Wild dog barrier fence
The wild dog barrier fence (previously called the dingo barrier fence) was first proposed in the late 1940s to protect sheep from wild dog attacks. However, erection was not completed until the late 1950s.
Originally the graziers were responsible for maintaining the fence, but with drought and changes in the wool market it didn't take long for the fence fell into disrepair.
In the early 1980s, the State Government rebuilt almost half of the original barrier fence (2500 km of the original 5600 km) and realigned a large section, creating the current wild dog barrier fence. In addition to the main barrier fence, a number of check fences were reconstructed and renewed in the southern Darling Downs area.
Today, the wild dog barrier fence is administered by Biosecurity Queensland. It is about 2500 km long and protects 26.5 million hectares of sheep and cattle grazing country.
Wild Dog Barrier Fence Panel
The Wild Dog Barrier Fence Panel (the Panel) assists the Department of Agriculture and Fisheries by overseeing management decisions relating to the Wild Dog Barrier Fence operations.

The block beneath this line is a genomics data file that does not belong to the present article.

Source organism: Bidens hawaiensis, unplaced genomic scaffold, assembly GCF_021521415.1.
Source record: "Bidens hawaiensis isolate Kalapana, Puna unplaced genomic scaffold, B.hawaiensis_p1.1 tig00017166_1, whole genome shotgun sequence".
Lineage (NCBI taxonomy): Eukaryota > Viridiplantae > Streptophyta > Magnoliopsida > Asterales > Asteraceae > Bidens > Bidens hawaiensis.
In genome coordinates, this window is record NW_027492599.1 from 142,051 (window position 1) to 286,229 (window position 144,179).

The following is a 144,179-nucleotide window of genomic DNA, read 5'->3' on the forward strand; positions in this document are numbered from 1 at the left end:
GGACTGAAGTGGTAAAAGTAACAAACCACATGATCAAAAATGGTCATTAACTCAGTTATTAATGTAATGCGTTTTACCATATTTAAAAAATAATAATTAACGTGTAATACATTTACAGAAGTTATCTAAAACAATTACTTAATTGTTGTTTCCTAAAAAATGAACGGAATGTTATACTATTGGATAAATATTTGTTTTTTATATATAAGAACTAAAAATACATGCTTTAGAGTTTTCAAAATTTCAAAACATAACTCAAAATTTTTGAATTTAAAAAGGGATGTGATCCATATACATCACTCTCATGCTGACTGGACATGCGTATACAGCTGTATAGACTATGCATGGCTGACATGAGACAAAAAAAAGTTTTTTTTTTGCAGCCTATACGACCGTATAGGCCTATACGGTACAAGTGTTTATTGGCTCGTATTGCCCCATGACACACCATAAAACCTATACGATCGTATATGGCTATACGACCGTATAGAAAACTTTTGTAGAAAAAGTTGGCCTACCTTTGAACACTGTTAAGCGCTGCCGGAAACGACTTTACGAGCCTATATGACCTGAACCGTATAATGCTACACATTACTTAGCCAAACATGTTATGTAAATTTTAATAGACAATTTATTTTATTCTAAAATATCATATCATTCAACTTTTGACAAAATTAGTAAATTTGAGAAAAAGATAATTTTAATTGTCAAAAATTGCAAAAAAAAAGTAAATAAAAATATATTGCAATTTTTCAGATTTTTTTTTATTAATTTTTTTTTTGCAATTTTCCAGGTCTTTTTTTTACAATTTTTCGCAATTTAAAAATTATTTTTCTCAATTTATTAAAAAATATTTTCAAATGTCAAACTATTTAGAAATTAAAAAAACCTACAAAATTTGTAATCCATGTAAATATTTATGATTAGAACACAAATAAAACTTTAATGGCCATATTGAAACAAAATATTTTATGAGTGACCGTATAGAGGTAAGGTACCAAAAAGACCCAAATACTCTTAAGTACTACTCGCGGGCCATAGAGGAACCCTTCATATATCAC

These operations include:
- the structure of Wild Dog Barrier Fence including investigating future management models
- budget management
- resource allocation, including plant, materials and personnel
- budget forecasts and reporting.
The Panel consists of the following members:
- three from local government which contribute financially by way of annual payments to the operations of the Panel
- one from AgForce
- two from the Department of Agriculture and Fisheries.